They say there are enough fish in the ocean for all. But when there are not, it can be a very good opportunity to earn some money.
Tereza Burki had sued Seventy Thirty, an elite dating firm in London for deceit and misrepresentation. In return, she won the case and was given a compensation of £13,100 (approx. 11 Lakh rupees). And all this because the firm could not procure her the perfect date they had promised the divorcee.
Burki, 47, a mother of three who lives in Chelsea, approached the dating service in 2013 in pursuit of a new partner. Her requirements were not modest. She wanted a ‘sophisticated gentleman’, who would be the man of her dreams, the father of her child. This man was also supposed to sponsor her international trips. Obviously, when she could not find such a perfect mate, she turned her gold-digging intentions on the firm.
What the firm did wrong was promise her that there were actually many such men with their agency. They misrepresented the availability of such eligible partners. This was their mistake. It is wrong to promise love when it depends on your fortune.
One wonders how many girls should sue Jane Austen for creating the dream of a perfect Mr. Darcy? How many girls grew up thinking they will meet this perfect man and live happily ever after. Austen, the greatest writer of romance, has wronged many as Mr. Darcy never exists.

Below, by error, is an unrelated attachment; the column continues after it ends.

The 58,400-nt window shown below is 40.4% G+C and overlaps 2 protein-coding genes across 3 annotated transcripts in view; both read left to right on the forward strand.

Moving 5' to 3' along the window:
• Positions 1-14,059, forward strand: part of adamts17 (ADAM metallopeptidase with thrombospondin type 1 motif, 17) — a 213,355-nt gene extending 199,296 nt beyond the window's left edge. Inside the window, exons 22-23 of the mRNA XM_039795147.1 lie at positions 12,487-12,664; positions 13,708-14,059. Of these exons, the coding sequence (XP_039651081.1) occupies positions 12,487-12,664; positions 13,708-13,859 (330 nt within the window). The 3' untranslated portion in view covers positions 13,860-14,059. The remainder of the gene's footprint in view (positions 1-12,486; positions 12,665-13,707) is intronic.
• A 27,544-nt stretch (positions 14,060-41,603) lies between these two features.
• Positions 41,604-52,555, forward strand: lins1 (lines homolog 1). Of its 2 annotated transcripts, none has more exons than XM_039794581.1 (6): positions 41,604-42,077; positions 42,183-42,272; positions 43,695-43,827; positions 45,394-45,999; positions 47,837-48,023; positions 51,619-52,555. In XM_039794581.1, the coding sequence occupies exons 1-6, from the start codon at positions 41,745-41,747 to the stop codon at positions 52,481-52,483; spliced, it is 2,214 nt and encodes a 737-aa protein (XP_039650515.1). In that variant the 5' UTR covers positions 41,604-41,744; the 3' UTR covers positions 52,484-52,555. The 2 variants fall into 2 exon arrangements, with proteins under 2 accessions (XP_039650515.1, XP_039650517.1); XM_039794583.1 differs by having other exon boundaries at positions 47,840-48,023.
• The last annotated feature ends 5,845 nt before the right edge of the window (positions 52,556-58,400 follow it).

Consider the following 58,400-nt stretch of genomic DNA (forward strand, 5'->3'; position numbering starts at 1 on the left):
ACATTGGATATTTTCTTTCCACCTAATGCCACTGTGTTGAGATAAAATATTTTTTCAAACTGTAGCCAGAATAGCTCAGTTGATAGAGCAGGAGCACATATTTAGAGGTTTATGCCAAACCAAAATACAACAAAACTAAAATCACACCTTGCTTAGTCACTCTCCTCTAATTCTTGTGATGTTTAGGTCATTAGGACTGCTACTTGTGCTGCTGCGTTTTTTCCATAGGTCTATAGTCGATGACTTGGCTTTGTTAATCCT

Image Credit: prideandprejudice
Imagine something like this happening in India. What if women start suing matrimonial sites for promising a well-bred groom, only to that the rosy colour has worn off, and there is a chauvinist pig under the skin of this perfect man? Or what if boys realise that the Tinder pic was a façade, and there is shrill witch behind that picture?
Finding love is a great gamble. And while some are waylaid on this difficult path, some like Burki can earn enough to make them feel better about their broken dreams of exalted love.